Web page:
Their acting careers first touched with  the premiere episode of THE OUTSIDER (“For Members Only; 09/18/68).  They were married 12/31/69 and since, have guest-starred together in numerous television episodes and TV movies.  Kathie produced the theatrical-release cult comedy classic, “Zero to Sixty,” starring Darren, while Darren produced and directed an atmospheric horror movie, co-starring Kathie, titled “Run Stranger Run,” also known as “Happy Mother’s Day, Love, George.”

Darren’s professional acting career began in 1944 with an off-Broadway play.  Following this were several uncredited film parts, then more significant, speaking roles.  Crisscrossing the country from Los Angeles to New York, he appeared in live theatre and film productions, including a starring role in the National touring company of “Death of a Salesman,” before landing the starring role in his first television series, “Crime Photographer.”   Darren replaced Richard Carlyle in the title role on May 3, 1951.  After the series was cancelled, Darren worked in many live and kinescope television productions, while also continuing his brilliant success on the stage, where he occasionally directed and produced works while pursuing his acting career.

Following many notable successes, came significant co-starring roles in three major films:  “The Man With the Golden Arm,” with Frank Sinatra, “The Court-Martial of Billy Mitchell,” with Gary Cooper, and “Summertime,” with Katherine Hepburn.

In 1959, Darren became the first actor to simultaneously star in two television series:  MIKE HAMMER and RIVERBOAT, working 90 hour weeks to accomplish the feat. While identified primarily with television, Darren also has written, directed and produced films (some under the banner of his own production company, Taurean Films-S.A.).  His long and stunning list of  theatrical credits spans from dramas including “The Rainmaker,” to well-known, highly popular musicals, such as “The King and I,” and “Camelot.”

Darren has a unique ability to combine innovation, vitality, interpretation and sentience to each role he assumes.  While he is recognized for the vastly diverse characters he immortalized in television series  (tough guy, private eye, Mike Hammer; feisty, working riverboat captain, Grey Holden, struggling to succeed; the lonely, down-and-out Outsider, David Ross, and the much beloved Night Stalker, Carl Kolchak), Darren has also left his mark on the individual roles he created and into which he breathed life:  Louie, the drug-pusher in “The Man With the Golden Arm”; Joe Bascome, the gunfighter, who falls in love with a Chinese laundress, in one of the most poignant GUNSMOKE guest-star episodes filmed in the 20-year run of the series; brassy Southern manipulator, Jesse Gil, on “The Name of the Game”; Ralphie’s father, the “Old Man,” working in comedic profanity in “A Christmas Story”; the compelling, heart-rending actor, Van Conway, in “Distant Signals”; and as Arthur Dales, special agent for “The X-Files.”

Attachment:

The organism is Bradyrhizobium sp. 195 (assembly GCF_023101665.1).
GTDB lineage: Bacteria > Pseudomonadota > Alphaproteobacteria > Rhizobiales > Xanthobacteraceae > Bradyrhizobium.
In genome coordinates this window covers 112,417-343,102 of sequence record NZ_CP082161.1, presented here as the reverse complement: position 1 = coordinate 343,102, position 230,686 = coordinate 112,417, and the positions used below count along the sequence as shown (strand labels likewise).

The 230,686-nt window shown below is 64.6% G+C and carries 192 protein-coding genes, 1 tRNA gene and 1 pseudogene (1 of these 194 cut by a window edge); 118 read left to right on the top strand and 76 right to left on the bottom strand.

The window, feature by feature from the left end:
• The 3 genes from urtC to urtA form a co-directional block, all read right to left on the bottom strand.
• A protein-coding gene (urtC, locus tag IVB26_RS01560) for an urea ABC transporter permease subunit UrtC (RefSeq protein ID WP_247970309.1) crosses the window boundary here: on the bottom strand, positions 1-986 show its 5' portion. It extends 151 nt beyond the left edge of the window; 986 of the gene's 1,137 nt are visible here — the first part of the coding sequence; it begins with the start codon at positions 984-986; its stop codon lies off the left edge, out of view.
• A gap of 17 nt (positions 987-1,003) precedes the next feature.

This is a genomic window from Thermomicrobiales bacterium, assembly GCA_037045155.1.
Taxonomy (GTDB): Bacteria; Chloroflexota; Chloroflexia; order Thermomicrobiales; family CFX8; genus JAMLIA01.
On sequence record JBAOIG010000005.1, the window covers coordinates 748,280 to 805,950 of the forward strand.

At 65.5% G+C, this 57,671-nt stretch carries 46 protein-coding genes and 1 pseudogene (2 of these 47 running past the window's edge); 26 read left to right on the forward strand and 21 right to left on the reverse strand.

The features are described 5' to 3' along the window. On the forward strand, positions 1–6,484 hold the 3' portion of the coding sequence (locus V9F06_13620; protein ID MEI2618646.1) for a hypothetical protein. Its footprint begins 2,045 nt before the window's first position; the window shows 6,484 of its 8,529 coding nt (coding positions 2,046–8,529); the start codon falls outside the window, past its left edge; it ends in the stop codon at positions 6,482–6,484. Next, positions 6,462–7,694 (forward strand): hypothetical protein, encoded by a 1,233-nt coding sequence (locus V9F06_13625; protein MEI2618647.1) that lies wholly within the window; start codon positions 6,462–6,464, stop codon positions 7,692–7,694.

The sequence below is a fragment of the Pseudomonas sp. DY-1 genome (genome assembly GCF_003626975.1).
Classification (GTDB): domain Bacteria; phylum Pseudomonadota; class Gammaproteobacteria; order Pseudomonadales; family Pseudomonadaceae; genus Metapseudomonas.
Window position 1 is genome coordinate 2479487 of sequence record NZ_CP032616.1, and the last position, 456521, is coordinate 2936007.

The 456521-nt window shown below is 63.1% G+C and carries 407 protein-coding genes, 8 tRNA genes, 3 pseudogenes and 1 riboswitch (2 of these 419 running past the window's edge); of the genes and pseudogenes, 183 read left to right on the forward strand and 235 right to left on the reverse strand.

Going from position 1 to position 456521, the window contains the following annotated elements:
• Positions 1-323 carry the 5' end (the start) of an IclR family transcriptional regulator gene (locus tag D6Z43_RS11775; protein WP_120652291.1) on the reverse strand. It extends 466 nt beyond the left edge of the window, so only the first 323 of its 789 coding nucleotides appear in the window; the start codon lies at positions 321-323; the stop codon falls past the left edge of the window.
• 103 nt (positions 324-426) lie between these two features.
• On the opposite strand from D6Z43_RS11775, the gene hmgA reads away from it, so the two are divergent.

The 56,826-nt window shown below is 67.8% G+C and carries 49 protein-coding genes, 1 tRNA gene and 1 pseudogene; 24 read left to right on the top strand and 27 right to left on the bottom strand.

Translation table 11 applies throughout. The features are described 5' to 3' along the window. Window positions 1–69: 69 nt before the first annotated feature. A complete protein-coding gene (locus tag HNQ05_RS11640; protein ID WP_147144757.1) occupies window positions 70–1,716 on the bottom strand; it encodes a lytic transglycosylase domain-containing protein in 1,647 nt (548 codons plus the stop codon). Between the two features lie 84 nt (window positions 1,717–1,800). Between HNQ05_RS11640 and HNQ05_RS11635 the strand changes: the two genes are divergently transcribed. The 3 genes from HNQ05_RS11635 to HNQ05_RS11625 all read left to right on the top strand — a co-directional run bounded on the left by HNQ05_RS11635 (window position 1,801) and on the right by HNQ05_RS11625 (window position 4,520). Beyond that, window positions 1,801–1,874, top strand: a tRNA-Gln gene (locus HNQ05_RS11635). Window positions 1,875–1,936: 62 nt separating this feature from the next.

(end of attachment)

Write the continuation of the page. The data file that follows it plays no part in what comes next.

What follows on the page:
Darren has also branched out into the entertainment genre of audio-books by providing the characterizations for the Travis McGee and Jason Bourne novels. (A complete list of all his audio books can be found in his credits link.)

For nearly sixty years, Darren McGavin has deeply touched, and become an intimate part of the lives of every television aficionado, film buff, theatre patron and audio-book listener, establishing him as one of America’s most beloved and cherished actors.


Kathie Browne’s  early professional film career was highlighted in 1959 with an episode of GUNSMOKE, entitled “Cows and Cribs.”  (Her first name was misspelled as “Cathy” in the credits.  She would also be billed as “Cathie” on other early film appearances. )  Besides co-starring roles in three series, her guest-star appearances total over fifty, including (at latest count) eleven acting credits with Darren.  Kathie is probably best recognized for being Adam Cartwright’s fiancé in four episodes of “Bonanza” during the 1963-64 season, but her most memorable part has to be that of Lieutenant Irene Lamont, the no-nonsense detective who slapped the handcuffs on Carl Kolchak in “Sentry,” the last episode of NIGHT STALKER.

Perhaps the most striking aspect of Kathie’s acting career has been the type of roles in which she was cast, especially given the fact actresses in the 1960’s had extremely little opportunity to move beyond the  brainless, fluff stereotypes demanded of female characters.  In two separate episodes of “Sea Hunt,” Kathie played a specialist in radiation exposure, and a scientist developing new techniques in bionics.  She was a clever con-artist in the Alfred Hitchcock episode, “Wally the Beard,” as well as in a Gomer Pyle episode, in which she and Ellen Corby used Marines as dupes in their successful scheme to rob liquor stores.  Kathie played a music protégée on “Perry Mason,” a sketch artist on “The Outsider,” a mayor in “The Rockford Files,” and, of course, a police detective on “The Night Stalker.”  Achieving believability in these roles is a resounding compliment to her strong personality, as well as a demonstration of her innate ability to convey her own pride and intelligence.